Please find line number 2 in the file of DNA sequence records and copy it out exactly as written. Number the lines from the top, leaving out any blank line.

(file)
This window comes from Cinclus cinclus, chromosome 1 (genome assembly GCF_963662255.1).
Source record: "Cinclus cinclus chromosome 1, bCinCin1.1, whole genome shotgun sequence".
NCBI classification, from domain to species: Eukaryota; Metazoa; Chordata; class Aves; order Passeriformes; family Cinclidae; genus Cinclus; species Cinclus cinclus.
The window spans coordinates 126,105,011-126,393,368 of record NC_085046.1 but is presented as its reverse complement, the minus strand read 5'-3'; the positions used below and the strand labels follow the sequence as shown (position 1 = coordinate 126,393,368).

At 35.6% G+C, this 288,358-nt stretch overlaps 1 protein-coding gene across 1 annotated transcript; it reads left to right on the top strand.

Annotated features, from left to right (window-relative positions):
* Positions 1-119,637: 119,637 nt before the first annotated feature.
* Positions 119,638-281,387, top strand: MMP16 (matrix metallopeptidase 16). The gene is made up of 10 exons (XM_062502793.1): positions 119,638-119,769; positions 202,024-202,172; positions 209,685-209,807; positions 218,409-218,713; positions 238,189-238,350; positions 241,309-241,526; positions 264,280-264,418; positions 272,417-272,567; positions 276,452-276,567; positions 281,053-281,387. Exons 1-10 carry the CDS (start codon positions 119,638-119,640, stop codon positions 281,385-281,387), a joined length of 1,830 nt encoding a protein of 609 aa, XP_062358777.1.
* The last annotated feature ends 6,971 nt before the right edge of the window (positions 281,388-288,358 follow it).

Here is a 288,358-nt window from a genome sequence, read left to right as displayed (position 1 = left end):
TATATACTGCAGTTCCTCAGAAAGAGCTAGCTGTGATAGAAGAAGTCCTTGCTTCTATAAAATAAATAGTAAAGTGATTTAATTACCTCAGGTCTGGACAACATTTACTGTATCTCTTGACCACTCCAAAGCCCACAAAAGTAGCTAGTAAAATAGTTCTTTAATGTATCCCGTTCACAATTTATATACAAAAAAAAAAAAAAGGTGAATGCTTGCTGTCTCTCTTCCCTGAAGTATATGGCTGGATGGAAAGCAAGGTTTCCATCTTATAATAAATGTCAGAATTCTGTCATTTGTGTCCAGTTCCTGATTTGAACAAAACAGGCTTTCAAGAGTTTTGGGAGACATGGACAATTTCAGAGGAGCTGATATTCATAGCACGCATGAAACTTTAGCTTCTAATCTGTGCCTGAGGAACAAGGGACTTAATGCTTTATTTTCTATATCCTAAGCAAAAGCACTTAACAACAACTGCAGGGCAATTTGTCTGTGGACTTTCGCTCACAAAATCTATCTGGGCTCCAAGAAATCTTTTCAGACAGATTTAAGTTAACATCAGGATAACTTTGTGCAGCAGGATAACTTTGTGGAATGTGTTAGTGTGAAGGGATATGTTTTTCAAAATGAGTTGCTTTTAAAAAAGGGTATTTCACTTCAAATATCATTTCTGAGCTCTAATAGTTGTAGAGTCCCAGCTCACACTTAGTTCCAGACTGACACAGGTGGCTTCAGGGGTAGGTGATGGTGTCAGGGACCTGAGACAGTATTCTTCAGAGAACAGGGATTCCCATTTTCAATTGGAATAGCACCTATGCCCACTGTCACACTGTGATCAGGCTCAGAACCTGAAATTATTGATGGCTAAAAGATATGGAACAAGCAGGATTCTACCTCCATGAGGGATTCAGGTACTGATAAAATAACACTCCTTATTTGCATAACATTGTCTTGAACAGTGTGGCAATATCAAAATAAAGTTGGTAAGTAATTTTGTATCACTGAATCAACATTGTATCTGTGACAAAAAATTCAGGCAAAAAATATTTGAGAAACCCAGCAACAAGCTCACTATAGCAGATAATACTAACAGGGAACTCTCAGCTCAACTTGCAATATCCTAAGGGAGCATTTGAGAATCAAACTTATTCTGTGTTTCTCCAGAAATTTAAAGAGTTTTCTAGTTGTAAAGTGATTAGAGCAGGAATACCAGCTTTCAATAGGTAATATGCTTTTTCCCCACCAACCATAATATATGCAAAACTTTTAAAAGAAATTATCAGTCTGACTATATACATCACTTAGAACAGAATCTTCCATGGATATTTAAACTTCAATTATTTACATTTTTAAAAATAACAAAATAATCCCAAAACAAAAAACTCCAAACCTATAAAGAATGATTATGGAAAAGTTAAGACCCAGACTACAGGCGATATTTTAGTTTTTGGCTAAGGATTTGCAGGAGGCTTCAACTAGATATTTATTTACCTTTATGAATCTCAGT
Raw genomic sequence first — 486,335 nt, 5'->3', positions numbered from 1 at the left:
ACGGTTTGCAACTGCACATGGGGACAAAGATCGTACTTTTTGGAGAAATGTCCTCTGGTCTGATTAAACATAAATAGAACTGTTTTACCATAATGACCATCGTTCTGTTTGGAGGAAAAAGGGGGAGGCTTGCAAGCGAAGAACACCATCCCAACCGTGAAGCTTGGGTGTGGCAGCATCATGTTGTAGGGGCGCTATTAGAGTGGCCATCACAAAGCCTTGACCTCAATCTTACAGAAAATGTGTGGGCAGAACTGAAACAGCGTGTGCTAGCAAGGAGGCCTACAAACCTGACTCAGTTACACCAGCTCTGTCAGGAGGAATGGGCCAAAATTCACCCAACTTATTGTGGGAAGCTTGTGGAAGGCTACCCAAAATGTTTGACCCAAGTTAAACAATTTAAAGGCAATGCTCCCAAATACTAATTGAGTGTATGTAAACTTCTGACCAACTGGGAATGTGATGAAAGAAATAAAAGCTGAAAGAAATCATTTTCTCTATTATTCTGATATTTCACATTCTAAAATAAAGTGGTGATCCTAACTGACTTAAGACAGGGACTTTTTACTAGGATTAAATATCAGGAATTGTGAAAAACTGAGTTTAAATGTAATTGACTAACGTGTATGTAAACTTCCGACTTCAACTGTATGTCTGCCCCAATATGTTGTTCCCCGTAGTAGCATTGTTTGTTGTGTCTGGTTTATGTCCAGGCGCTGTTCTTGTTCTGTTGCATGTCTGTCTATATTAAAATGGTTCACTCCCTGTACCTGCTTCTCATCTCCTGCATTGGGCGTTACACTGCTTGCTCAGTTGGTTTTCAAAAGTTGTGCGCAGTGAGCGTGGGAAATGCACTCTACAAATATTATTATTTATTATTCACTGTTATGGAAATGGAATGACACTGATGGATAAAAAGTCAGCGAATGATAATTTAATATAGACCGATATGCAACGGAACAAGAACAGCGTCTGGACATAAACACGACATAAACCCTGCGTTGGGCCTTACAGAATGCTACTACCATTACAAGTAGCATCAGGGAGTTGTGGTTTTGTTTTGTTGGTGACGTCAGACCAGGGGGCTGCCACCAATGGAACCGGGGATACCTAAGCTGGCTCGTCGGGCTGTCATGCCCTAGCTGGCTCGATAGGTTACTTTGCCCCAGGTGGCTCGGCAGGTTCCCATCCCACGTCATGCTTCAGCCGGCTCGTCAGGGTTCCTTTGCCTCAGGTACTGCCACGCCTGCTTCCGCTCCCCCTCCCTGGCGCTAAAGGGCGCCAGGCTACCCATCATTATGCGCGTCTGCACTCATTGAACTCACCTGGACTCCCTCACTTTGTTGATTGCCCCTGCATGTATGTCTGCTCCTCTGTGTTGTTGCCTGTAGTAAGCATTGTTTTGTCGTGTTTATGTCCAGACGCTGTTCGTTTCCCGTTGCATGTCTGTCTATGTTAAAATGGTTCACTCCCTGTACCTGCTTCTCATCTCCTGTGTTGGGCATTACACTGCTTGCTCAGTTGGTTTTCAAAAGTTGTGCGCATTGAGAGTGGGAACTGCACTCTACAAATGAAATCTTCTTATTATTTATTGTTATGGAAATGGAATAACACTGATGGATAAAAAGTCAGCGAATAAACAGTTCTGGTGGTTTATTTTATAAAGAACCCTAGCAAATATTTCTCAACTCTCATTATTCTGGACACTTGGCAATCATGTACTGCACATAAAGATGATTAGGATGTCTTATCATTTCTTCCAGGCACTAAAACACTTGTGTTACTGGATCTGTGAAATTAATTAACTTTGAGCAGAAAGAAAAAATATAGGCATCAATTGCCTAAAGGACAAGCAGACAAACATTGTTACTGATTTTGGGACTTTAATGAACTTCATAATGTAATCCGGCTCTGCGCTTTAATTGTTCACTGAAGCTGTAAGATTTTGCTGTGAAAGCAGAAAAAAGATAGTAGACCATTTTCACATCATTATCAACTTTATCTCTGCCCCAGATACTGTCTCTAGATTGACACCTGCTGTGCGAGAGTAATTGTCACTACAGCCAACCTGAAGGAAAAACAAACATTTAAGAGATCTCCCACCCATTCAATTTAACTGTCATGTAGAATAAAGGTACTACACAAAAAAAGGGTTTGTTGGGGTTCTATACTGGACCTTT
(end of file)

Source record: "Cinclus cinclus chromosome 1, bCinCin1.1, whole genome shotgun sequence".